11 S XL JUNE 26, 1915.] NOTES AND QUERIES.
Cypriote from, personal observation at the present day exhibit survivals which the folk- lore students of ' N. & Q.' will possibly find of interest.
According to the ' Cyprus Handbook,' 1913, the population of the island at the 1911 census amounted to 273,964, of whom 214,480 were Orthodox Christians. These people are, of course, predominant in all matters of folk-lore interest. The other inhabitants of the island Moslems, Maronites, &c. merely represent the cha- racteristics of their respective races or reli- gions as they are well enough known else- where.
Mr. Hogarth (' Wandering Scholar,' 1896) well describes the Levantine native :
" The richest man of a village commonly lives in a similar house, on like food and drink, and the same life of manual labour as the poorest : a roof, four walls, bread, water, and sensual joys are all that either craves. The luxuries of Anatolian life are its necessities, slightly more abundant."
Such relics of the past as local superstitions and customs, or methods of handicraft and industry, and even the mere outward fashions of costume, are perhaps the surest indica- tions of social affinities and character.
The people are bi-lingual, speaking Turkish and a bastard form of the Neo -Greek, both languages being much corrupted by the introduction of mysterious local words and Arabic. The Greek (not as spoken in Athens) predominates, and, of course, all educated people speak more or less English.
In country districts one still sees the old native costume of the men, consisting chiefly of black trousers of a most voluminous cha- racter caught up at the knee and fastened round the waist with a gay coloured sash, over which is worn a curious sleeved waist- coat, richly decorated with silk embroidery and tapes. But within the last few years the women have almost entirely abandoned their picturesque and mediaeval -looking dress. How much longer the masculine part of the population will resist the influences of modernity under feminine pressure is not difficult to foresee ; already the Turkish fez is becoming rare, and, indeed, is only worn by professed Moslems, whereas five years ago it was universal with, Moslem and Christian. Apropos of this it is curious to find that 200 years ago the Cypriots wore hats. The Dutch, traveller Van Bruyn states in 1683 that
" the peasants have generally very short hair and very long beards, a fashion which I thought
remarkable, but not without its beauty. In the^ country they wear high hats with a broad brim r such as were worn in Holland forty years ago. They are not made in Cyprus, arid it would be difficult to say whether they come from Holland or elsewhere."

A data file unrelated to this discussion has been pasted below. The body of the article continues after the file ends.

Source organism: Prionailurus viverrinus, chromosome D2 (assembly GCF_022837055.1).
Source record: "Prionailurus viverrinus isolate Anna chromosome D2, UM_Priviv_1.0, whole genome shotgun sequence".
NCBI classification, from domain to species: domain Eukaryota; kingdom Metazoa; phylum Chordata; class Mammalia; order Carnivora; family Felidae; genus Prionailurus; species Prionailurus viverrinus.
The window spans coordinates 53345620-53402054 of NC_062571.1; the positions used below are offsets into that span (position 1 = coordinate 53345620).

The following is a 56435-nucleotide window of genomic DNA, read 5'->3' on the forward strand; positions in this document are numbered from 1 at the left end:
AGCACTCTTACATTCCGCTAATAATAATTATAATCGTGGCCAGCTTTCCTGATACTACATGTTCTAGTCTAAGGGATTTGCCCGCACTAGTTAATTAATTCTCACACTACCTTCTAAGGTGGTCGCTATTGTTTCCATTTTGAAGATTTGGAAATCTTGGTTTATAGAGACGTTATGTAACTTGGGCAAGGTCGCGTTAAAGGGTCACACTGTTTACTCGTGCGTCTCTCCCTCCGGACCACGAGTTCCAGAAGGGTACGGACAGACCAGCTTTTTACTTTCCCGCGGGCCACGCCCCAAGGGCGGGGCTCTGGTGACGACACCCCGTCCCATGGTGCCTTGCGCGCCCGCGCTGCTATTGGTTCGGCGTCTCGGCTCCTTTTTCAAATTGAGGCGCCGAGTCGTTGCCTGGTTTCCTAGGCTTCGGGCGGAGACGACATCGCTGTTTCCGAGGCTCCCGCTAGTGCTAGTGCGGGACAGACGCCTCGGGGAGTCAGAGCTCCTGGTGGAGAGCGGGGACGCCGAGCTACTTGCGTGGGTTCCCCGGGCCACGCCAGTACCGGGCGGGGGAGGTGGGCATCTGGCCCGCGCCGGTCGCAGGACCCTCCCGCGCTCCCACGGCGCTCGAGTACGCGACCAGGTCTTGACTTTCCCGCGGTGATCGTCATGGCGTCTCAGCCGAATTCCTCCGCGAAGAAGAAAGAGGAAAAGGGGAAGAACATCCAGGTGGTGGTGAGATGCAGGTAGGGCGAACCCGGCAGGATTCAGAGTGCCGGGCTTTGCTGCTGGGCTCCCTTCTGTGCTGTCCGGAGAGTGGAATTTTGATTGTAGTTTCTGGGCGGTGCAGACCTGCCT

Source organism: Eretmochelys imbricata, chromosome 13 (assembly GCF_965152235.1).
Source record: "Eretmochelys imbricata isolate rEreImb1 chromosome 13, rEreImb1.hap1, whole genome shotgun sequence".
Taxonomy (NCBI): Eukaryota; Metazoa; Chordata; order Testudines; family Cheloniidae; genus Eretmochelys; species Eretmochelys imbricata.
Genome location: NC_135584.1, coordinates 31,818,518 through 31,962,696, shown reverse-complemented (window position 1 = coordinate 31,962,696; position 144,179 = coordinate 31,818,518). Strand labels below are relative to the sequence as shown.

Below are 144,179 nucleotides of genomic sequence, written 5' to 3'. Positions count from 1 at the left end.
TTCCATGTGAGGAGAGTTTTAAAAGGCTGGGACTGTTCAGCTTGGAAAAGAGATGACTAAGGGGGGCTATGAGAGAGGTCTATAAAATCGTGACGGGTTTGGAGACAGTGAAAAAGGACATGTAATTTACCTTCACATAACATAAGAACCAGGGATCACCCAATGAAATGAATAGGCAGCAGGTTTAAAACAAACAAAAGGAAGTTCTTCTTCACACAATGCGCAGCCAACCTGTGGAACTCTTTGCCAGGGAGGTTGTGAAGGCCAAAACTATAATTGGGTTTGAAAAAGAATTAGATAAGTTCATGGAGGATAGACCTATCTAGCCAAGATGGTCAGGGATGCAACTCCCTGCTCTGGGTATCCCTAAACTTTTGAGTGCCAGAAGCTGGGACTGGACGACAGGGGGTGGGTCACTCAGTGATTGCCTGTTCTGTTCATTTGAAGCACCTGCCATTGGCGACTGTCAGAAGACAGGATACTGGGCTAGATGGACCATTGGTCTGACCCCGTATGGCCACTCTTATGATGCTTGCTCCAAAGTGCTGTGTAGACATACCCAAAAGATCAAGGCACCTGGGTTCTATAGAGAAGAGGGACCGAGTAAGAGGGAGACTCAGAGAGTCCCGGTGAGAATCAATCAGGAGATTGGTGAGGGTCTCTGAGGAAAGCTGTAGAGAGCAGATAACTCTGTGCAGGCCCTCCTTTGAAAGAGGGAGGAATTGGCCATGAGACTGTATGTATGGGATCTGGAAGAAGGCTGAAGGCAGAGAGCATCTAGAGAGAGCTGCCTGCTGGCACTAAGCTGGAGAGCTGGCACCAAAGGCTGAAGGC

Dressed in his baggy trousers, high jack- boots, and with a soft felt hat on his head,, the modern Cypriot looks, even at the present day, curiously like a Dutchman in the pictures of the seventeenth century.
Formerly the native fashions in dress- differed slightly in the various districts and villages, and marked a certain spirit of dis- tinction and rivalry, always noticeable in sections of a primitive community. In spite of the improvement in agriculture during the past thirty years, the fields still abound with nettles and thorns of a most intractable character, and the peasants must continue to wear jack-boots or leggings for obvious reasons. An old traveller gives- another reason for th,is very necessary part of their costume :
" It abounds, too, in serpents, particularly asps,, whose bite is incurable ; they are like snakes of three palms length, and move very little. On this account the natives always wear very stout boots throughout the year, and at reaping time they put bells on their sickle, for the sound scares away every venomous beast." P. J. Lopez, ' Peregrinacio,' 1750.
Snakes figure largely in the village life of Cyprus, and are frequently represented in wood carvings, and sometimes on the door- locks as emblems of good fortune. The large harmless black snake of the country is encouraged in the neighbourhood of houses* under the impression that it destroys the " kufi "or poisonous variety, and it is con- sidered unlucky to kill one.
The manners and customs of the Cypriot are essentially stamped with his religious; ideas. The innumerable saints' days, fasts,, and festivals mark the passing of his life ; and his amusements or moments, of relaxa- tion or jollification are sanctified, as some Would perhaps say, with a religious desig- nation.
Easter is the most important festival of the Levant. Beginning with the noisy " Burning of Judas," a sort of Guy Fawkes celebration on Good Friday, the whole week following is disturbed by the village boys 7 crackers and pistols in or near the churches. Accidents are not uncommon, due to t he- discharge of firearms with loaded cartridges, a natural result of the well-known Eastern carelessness. At this season it is usual to make cakes of bread and sesame seed, moulded into fantastic animal and human forms, and to place small gardens of wheat,.